Hilliard Gray, and Co., 1839

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### Contents

 Section 1 1 Section 2 3 Section 3 13 Section 4 62 Section 5 84 Section 6 90 Section 7 111 Section 8 114
 Section 9 116 Section 10 135 Section 11 141 Section 12 144 Section 13 146 Section 14 148 Section 15 154 Section 16 157

### Popular passages

Page 164 - I see by little and little more of what is to be done, and how it is to be done, should I ever be able to do it.
Page 129 - If 2 men start from the same place, and travel in opposite directions ; one at the rate of 3| miles in an hour, and the other 4£...
Page 11 - Why so? I could not do it. sir. How many marbles can you buy for a penny ? Twelve new ones, sir.
Page 41 - If a man travel six miles in two hours, how many miles does he travel in an hour ? 8. If a man travel three miles in an hour, how many hours will it take him to travel nine miles ? 9. How many yards of cloth, at three dollars a yard, can you buy for fifteen dollars ? 10.
Page 22 - E. 1. A man bought a sheep for nine dollars, and to pay for it he gave five bushels of corn worth four dollars and the rest in money ; how much money did he pay.
Page 134 - If A can do £ of a piece of work in 1 day, and B can do ^ of it in 1 day, how much would both do in a day ? How long would it take them both together to do the whole ? 147.
Page 10 - Master Samuel Acres was now called in. He came hanging down his head, and looking as if he was going to be flogged. Come hither, my dear!
Page 70 - ... seventeen (17), eighteen (18), nineteen (19), twenty (20), twenty-one (21), twenty-two (22), twenty-three (23), twenty-four (24...
Page 13 - If you shut your thumb and one finger and leave the rest open, how many will be open ? 7. If you have two cents in one hand, and two in the other, how many have you in both 1 8.
Page 4 - Having observed that this quality is common to all things with which we are acquainted, we obtain an abstract idea of number. We first make calculations about sensible objects; and we soon observe that the same calculations will apply to things very dissimilar; and finally, that they may be made without reference to any particular things. Hence from particulars we establish general principles, which serve as the basis of our reasonings and enable us to proceed step by step, from the most simple to...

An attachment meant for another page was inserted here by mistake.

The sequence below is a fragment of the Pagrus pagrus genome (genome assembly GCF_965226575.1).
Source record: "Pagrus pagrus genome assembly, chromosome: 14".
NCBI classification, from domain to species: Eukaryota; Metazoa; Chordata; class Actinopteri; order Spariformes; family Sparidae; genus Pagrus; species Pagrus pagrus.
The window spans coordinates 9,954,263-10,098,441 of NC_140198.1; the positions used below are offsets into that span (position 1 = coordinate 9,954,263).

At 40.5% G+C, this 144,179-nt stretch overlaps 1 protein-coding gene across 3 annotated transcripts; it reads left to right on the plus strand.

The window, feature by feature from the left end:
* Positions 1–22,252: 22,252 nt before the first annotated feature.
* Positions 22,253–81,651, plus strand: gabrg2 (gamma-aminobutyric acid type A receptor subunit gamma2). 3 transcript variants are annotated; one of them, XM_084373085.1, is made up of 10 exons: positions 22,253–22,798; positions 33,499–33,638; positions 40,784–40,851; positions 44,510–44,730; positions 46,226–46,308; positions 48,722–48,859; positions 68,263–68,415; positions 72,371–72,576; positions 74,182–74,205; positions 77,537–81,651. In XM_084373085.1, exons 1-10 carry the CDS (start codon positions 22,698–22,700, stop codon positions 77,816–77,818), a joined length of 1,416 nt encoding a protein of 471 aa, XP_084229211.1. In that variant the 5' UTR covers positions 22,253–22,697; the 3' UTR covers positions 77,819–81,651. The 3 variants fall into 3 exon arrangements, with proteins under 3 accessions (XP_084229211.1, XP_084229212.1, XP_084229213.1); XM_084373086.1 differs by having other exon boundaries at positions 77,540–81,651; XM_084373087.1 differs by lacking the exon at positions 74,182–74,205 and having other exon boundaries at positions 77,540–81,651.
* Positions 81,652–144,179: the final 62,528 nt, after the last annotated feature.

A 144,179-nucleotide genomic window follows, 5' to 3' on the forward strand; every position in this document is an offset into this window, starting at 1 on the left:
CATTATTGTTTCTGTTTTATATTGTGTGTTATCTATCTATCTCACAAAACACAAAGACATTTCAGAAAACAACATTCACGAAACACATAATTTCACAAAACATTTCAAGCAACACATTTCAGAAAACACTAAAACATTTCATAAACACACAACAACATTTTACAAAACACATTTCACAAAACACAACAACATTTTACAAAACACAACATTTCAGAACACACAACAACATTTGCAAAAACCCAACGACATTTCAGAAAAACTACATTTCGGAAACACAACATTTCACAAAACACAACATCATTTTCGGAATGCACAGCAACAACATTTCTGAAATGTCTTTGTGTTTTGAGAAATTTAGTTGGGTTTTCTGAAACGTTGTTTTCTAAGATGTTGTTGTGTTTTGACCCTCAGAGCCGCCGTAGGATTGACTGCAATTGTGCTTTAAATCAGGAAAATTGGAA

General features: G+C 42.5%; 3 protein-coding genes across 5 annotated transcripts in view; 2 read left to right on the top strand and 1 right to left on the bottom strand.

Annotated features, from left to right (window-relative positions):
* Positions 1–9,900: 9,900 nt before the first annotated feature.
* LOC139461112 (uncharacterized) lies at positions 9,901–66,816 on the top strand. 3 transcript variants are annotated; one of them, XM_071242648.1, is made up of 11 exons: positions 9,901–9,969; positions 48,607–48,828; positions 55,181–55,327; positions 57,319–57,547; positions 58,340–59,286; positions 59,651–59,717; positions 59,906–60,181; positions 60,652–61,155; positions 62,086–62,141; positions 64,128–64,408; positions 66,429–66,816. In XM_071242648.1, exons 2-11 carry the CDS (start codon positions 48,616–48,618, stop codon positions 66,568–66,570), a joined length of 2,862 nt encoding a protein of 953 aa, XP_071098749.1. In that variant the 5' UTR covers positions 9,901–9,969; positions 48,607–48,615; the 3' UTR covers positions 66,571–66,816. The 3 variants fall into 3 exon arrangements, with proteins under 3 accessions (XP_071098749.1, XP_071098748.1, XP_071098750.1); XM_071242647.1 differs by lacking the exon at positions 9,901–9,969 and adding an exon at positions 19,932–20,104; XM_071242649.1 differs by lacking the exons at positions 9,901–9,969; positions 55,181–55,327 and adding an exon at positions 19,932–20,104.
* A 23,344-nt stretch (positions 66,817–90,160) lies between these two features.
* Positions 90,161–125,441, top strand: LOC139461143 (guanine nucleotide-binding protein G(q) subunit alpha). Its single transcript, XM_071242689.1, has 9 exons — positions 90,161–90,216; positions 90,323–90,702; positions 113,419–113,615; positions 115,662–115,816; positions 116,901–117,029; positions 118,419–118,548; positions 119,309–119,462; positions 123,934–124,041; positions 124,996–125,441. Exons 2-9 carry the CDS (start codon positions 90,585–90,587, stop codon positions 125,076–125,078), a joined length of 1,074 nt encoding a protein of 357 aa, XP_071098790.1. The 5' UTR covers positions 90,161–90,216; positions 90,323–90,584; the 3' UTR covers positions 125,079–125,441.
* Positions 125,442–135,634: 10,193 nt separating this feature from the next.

### References from web pages

JSTOR: Warren Colburn and His Influence on Arithmetic in the ...
Warren Colburn and His Influence on Arithmetic in the United States. aw Richeson. National Mathematics Magazine, Vol. 10, No. 3, 73-79. Dec., 1935. ...

Floyd Mathematics Textbooks: Indiana State University Library
INTELLECTUAL ARITHMETIC UPON THE INDUCTIVE METHOD OF INSTRUCTION. Revised and enlarged edition. Boston: Houghton, Mifflin and Company; Cambridge: The ...
jaguar.indstate.edu/ about/ units/ rbsc/ floyd/ math.html

Collection of Early American Mathematics Books
Main Title TM: Intellectual arithmetic : upon the inductive method of instruction / by Warren Colburn. Edition ED: Rev. and enl. ed., with an appendix ...
www.math.gatech.edu/ ~hill/ publications/ books/ booklist.html

historictextbooks
ul image. || Home | Curriculum Guides | Education Resources | About ||. Library Web Site, Library Catalog. quicklinks ...
www.libraries.uc.edu/ libraries/ crc/ edu_resources/ HistoricTextbooks.html

Ohio Name Index to 1850: O
Oakes, Cary (Student, Male Department) Brecksville, OH (Male),, Citation: Baldwin Institute. Berea. Catalogue of the Corporation, Faculty and Students of B ...
www.morganohiolibrary.com/ OhioNameIndexO.html